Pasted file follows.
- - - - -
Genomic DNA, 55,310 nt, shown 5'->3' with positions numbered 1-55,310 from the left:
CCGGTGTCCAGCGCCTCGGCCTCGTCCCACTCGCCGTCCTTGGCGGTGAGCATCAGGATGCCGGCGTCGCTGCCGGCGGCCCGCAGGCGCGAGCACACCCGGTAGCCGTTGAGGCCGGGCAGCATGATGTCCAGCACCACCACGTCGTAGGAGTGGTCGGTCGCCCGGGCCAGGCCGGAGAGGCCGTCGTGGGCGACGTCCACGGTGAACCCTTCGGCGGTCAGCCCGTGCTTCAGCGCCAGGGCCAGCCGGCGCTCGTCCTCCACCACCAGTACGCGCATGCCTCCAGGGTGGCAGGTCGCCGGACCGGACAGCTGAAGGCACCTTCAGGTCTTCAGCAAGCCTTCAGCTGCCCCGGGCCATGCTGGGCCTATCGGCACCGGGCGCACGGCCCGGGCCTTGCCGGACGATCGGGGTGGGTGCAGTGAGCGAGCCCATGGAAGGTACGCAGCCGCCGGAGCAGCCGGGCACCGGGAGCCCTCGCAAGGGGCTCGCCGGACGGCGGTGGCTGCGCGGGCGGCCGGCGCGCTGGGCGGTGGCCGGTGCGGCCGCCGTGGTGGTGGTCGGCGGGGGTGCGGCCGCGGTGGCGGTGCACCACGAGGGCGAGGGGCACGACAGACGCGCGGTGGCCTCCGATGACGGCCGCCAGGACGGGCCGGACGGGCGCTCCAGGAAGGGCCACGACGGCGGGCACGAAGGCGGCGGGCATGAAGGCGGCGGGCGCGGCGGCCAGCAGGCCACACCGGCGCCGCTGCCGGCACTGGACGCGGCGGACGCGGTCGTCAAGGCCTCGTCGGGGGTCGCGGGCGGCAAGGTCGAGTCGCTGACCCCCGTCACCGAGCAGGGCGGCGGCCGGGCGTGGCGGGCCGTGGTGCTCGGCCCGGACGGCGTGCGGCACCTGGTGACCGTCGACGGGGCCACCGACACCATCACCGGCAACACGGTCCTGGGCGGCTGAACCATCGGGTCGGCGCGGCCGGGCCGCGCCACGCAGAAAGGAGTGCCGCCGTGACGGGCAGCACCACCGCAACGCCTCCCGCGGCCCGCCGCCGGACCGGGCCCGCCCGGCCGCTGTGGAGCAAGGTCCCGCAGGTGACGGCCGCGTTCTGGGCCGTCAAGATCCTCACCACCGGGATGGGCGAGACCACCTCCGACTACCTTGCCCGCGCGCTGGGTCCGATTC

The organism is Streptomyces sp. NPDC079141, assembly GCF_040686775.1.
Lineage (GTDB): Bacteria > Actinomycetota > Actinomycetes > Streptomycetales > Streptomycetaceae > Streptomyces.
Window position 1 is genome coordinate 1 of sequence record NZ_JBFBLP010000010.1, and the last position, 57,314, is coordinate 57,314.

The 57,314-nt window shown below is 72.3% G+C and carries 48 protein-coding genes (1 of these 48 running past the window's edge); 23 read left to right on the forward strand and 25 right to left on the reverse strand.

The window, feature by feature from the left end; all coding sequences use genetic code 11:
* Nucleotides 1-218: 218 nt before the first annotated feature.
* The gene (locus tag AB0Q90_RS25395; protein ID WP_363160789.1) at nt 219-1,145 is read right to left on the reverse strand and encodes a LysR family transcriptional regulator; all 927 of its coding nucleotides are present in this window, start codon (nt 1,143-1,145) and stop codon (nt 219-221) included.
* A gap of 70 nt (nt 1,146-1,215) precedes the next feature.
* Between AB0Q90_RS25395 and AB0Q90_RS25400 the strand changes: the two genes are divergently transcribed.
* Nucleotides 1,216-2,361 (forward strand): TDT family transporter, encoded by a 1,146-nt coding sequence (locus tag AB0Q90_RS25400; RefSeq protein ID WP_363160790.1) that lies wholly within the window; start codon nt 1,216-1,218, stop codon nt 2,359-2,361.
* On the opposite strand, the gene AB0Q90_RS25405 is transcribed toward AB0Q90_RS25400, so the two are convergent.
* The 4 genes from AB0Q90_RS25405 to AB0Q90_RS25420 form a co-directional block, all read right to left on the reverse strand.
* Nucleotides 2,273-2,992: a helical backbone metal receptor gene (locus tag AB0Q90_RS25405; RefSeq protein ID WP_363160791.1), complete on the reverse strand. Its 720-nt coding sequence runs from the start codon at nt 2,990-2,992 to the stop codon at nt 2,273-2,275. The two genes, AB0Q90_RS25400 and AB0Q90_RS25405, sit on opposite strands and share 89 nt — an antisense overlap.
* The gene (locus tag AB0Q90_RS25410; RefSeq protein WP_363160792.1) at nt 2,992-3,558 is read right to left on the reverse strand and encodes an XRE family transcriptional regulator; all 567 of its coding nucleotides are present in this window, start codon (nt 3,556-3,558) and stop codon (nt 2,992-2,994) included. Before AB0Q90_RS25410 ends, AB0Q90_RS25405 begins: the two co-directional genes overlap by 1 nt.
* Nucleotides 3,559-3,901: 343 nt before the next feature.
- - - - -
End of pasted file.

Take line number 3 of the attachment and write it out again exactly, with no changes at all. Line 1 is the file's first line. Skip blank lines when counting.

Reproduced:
The organism is Streptomyces sp. NPDC079141, assembly GCF_040686775.1.